• The NEPA process is complicated and the preparation of an EIS typically requires a considerable amount of professional judgement on the part of the responsible agencies and writers. It is common to see challenges to an EIS by project opponents on procedural grounds (i.e., strict adherence to the complex NEPA guidelines), but such challenges typically serve little purpose other than to delay the process and increase the overall cost. No one will be served by further delays in the issuance of the incidental take permits. We do not encourage reviewers to challenge the approach USFWS and NMFS have taken on the DEIS unless you identify a specific item that you believe has resulted in an incorrect or inaccurate portrayal of the impacts. If you do comment on such an item, be sure to provide any information you can to support your views.
  • Perhaps the most difficult analysis for the DEIS preparers was the analysis of economic impacts. The large geographic area and wide diversity of economic interests in the Basin made it difficult to capture the full impacts of the DBHCP. We suggest you review the economic analysis carefully, and provide any information you can to improve the analysis. As with the DBHCP, comments that the DEIS analysis is wrong or incomplete, without supporting data or suggested improvements, are not particularly helpful and are not likely to result in any change to the Final EIS. On the other hand, comments that describe and document economic impacts in the Basin that may have been overlooked or understated can be used to improve the accuracy of the Final EIS.
  • We anticipate opponents to the incidental take permits will comment that the DEIS overstates the economic impacts of the proposed mitigation measures to the Basin communities. We encourage reviewers to comment positively on analyses in the DBHCP that you find to be accurate. Anything you can provide to help the Services to defend their analyses will be helpful. Anything you can provide to improve it will also be helpful.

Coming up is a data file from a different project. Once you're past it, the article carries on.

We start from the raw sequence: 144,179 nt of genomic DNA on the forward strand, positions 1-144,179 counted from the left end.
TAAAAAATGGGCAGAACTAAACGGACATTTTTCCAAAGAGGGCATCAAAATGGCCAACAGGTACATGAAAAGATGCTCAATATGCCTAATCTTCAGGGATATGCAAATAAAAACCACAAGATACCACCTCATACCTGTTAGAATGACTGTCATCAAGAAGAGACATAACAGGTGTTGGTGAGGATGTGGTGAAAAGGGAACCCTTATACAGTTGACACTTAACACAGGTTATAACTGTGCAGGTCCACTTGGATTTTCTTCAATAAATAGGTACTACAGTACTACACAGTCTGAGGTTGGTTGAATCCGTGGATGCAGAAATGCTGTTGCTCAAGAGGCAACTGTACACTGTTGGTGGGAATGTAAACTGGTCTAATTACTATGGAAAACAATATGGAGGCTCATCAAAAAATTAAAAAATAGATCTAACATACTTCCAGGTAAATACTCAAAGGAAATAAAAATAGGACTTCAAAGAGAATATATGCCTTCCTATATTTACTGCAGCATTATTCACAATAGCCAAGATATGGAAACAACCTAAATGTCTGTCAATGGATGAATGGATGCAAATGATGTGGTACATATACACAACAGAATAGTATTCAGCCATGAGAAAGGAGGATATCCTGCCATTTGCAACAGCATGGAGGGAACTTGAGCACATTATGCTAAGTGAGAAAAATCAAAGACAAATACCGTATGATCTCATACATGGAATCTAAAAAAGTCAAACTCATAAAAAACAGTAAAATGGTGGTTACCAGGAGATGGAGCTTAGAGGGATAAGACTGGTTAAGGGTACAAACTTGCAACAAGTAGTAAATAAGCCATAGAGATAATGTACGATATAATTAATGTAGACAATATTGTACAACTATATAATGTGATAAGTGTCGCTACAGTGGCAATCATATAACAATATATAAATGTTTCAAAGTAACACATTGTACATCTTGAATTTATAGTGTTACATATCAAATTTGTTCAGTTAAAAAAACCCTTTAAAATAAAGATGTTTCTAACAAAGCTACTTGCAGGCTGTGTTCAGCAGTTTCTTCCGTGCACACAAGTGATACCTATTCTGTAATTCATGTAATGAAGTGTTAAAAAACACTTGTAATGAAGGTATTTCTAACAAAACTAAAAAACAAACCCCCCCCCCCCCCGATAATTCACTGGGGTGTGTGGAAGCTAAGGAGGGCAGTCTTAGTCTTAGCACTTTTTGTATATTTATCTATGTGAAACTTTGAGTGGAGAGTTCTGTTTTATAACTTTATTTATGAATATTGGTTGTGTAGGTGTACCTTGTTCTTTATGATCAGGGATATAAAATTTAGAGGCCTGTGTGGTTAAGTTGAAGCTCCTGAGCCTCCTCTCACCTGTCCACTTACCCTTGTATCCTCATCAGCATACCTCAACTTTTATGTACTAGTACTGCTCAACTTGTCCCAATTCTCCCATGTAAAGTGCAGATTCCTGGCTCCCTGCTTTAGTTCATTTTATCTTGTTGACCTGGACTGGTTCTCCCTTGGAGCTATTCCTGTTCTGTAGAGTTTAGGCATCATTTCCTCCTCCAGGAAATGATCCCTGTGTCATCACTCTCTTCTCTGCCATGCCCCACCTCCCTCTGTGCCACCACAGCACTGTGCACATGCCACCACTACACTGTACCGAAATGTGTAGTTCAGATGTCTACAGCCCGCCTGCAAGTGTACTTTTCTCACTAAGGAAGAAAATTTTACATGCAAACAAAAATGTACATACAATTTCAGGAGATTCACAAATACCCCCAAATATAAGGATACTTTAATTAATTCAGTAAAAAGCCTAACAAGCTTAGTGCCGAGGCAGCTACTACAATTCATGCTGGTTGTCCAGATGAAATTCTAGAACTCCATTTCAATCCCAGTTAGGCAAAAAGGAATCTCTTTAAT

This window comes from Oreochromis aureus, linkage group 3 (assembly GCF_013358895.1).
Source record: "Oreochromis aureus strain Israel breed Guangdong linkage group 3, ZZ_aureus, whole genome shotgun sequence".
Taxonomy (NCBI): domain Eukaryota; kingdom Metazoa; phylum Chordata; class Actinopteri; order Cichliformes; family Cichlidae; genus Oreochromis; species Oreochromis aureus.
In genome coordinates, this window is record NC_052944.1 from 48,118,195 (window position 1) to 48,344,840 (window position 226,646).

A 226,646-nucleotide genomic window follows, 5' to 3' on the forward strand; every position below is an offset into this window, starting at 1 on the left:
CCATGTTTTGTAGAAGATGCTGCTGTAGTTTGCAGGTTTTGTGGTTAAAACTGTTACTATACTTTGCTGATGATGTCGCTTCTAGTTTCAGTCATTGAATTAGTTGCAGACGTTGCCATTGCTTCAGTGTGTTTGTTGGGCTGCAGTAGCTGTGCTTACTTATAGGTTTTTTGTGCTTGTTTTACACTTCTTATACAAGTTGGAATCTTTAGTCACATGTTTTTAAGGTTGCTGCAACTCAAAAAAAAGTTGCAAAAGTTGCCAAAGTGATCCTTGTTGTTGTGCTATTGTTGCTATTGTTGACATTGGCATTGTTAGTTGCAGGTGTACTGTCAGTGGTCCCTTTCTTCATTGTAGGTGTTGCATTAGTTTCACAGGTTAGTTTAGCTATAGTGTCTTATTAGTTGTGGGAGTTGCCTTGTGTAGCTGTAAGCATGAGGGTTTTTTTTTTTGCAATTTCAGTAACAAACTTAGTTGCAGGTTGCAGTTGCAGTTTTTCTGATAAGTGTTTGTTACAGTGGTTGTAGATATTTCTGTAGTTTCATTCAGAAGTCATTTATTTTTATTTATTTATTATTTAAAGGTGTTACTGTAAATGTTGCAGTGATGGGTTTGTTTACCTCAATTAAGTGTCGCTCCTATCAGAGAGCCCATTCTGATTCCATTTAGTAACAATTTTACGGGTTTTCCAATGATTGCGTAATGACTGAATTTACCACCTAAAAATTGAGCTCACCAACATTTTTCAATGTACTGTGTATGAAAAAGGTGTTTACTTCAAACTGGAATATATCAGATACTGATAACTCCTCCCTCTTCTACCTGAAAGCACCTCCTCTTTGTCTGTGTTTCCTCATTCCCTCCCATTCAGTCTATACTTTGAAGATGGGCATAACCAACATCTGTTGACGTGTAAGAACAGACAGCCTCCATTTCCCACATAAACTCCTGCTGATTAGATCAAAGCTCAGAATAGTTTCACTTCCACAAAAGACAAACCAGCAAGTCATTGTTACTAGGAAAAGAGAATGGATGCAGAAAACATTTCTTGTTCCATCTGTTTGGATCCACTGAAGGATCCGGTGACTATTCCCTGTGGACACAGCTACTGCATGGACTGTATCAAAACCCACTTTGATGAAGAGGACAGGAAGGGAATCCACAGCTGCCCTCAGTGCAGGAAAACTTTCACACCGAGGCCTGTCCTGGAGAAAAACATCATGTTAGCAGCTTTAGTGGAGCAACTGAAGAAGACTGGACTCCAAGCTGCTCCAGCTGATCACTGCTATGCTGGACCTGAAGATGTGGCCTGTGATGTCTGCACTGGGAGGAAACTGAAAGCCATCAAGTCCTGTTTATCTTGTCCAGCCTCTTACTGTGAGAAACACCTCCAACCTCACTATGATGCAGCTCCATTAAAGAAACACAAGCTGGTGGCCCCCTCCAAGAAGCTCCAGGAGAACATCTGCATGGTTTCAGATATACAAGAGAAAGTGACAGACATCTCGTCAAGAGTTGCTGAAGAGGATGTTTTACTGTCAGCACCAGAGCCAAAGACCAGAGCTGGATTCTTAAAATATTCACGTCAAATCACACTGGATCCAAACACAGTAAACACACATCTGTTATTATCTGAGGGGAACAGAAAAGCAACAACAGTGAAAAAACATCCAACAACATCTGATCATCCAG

• The technical analyses of impacts to hydrology and biological resources in the Basin are extremely complicated and are based in large part on the collaborative studies the DBBC, City and Services have conducted over the past 10 years. The analyses also benefit from the independent work of the EIS team. We will be reviewing these analyses for accuracy and consistency with the DBHCP. If you have specific expertise within your organization to review these sections, comments are always helpful, particularly if you can provide specific suggestions for improvement. If you do not have the expertise, however, you need not feel obligated to comment on these technical sections.
  • Like the DBHCP, the DEIS includes a lot of information that will have limited relevance to most reviewers. Your time will be best spent if you concentrate on the portions of Chapter 3 that discuss the impacts of Alternative 2: Proposed Action. These are interspersed throughout Chapter 3, but the section and subsection headings are explicit and clearly marked so you should be able to find them easily by scrolling through the document. There are also appendices in Volume 2 that are relevant to the impacts of Alternative 2 and worth reviewing. These are cited within the various sections of Chapter 3, so you’ll know which ones are of interest to you.

Follow this link for details on how to submit your comments for the DBHCP and the DEIS